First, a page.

The fungus was burning, ancient strands of consciousness curling up in the flames and floating away as ashes. Even with the ocean so near, the heat stung Cha Dawn and the smoke scorched his lungs, but Planet's pain seared more than his own.

This destruction was more wilful than the humans' usual assaults. Humanity was ignorant, but he would teach them yet. Those who refused to learn would be scourged, the tables turned. Cha Dawn fought for Planet, which was why the Hive soldiers were hunting him.

Being persecuted was part of a prophet's job description.

Acolyte River slipped on the wet fungus, pitching Cha Dawn violently forward, but he remained on the man's shoulders. "Prophet, I must offer my deepest apologies." Fear and exhaustion were clear in River's voice.

"You are absolved." Cha Dawn did the gesture. "Keep faith and walk on." The latter was directed at all his remaining cult. There were more dangerous things among the fungus than slippery footage. Mind worms swarmed through the thicket, striking against those who would defile Planet, slowing his pursuers. But some of his followers had lost faith and been destroyed for it.

The tidal pools became ever more frequent, and deeper. Soon they would reach the sea, but merely because the land stopped did not mean that the fungus did. Gods were not so limited. The mind of Planet spanned oceans and continents, it was the world.

About half an hour of slow and splashing progress later, they reached the water's edge. "What now, Prophet?" Worm Brother Samuels asked.

Cha Dawn closed his eyes and focused on Planet, trying to feel its will. "We wait here and ask for guidance." The soldiers would not find their small group that quickly among the stinging smoke, dense fungus and roiling mind worms, particularly not with night falling, but the Hive had won this round. Planet was powerful, but it thought on a different scale than humans. "I need to touch the ground." River knelt, letting him clamber down.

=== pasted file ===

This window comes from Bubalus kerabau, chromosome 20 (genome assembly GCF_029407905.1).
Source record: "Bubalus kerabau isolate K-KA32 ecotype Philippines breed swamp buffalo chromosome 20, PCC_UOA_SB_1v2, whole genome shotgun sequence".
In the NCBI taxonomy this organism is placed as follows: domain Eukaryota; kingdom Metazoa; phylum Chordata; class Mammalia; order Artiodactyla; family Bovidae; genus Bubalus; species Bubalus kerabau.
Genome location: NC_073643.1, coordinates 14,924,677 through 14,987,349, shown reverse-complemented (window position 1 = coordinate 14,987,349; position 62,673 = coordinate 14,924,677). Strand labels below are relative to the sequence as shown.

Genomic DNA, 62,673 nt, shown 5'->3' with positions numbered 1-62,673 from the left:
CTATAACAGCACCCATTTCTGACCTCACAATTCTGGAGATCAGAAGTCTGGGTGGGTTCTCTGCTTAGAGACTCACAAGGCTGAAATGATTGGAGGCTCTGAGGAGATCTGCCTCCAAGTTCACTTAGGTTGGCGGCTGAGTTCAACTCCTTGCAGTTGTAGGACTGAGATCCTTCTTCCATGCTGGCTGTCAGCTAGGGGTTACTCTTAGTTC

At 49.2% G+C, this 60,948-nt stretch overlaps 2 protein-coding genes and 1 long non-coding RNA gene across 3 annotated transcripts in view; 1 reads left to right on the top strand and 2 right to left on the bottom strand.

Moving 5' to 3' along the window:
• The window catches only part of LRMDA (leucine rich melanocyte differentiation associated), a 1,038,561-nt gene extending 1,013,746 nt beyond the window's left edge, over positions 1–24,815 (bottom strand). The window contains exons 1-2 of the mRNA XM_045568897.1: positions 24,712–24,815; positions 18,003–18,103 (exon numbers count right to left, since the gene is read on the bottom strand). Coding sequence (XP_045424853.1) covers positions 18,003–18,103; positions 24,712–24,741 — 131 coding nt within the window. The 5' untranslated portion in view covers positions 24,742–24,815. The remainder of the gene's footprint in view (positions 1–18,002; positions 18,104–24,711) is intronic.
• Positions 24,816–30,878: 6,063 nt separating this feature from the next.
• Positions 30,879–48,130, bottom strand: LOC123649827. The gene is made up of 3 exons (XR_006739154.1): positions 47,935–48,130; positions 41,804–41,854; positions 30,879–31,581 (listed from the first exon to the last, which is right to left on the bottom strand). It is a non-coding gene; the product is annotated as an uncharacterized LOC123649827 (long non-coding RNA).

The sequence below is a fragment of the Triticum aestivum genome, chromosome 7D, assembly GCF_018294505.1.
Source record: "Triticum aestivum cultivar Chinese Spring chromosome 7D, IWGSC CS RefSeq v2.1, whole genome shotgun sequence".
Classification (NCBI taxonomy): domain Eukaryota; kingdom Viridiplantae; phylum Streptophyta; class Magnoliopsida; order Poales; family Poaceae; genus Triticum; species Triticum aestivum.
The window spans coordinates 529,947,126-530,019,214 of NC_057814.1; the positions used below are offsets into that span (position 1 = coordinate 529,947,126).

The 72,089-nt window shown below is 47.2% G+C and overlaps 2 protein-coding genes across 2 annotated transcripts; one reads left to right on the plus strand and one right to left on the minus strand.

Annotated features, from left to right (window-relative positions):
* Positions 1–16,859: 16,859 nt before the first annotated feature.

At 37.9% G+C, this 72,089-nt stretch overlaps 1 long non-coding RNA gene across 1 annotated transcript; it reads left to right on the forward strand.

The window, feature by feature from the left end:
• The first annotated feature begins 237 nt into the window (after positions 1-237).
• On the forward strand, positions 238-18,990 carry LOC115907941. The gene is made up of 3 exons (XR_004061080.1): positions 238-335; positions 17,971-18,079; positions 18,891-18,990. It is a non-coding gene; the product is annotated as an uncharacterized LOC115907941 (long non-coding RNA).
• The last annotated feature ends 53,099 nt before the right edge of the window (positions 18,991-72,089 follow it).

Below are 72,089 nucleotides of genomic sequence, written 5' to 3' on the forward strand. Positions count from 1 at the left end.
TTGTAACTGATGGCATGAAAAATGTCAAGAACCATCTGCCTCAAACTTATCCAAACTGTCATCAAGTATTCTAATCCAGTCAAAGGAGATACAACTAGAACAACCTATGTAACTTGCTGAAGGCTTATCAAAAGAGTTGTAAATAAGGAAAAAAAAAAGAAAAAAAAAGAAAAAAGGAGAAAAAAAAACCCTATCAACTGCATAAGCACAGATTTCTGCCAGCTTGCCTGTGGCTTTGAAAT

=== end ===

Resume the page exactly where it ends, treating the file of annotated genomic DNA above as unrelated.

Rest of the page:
Cha Dawn stared out across the darkening ocean. The primary sun would set soon and Hercules was not positioned to give them light. Hercules was a ridiculous name, given by humans capable of seeing things only from their own, selfish perspective. Humans would kill Chiron if left to their own devices, but the second sun brought light and warmth. The native life flourished. Humans who couldn't bow to it deserved death. He was Planet's child, its instrument.

Singing a wordless tune as he felt it come to him through the fungus, Cha Dawn waded into the surf. The water was cold, and the salt stung where a bullet had grazed him, but he walked on until he was immersed up to his waist. His people followed him in, though he gave no command. Some went silently, others tried to imitate his song. The most sensitive ones understood and added their impressions to the harmony.

Wave after wave washed against them, each going a little higher than the last. The ocean turned orange as the sun set, then faded to blackness. Singing became difficult as the cold set in and his limbs became numb, as the water reached Cha Dawn's chest and the tides carried salty spray against his face.

Tears were starting to prickle when he sensed a shape on the horizon, gliding towards them. Cha Dawn pushed himself off the sea floor and swam towards it, no longer caring what his human followers did. He flailed through the water, swallowing some as he struggled to keep his head above the waves. None of it mattered. He was getting closer to his destination, and his destination was coming for him.

With his last strength he grabbed it, pulling himself against the isle of the deep. The outer layers of the organism brushed gently against his face. Knowing what to do, he let go again. The isle submerged for a moment, then surfaced again with him on it.

His soaked robes clung to his body, his limbs ached, Dawn of Planet was destroyed, but Planet still supported its champion. Cha Dawn lay down on his back and laughed. The stars glistened above and in the periphery of his vision, he could see his followers climb onto the isle.

The End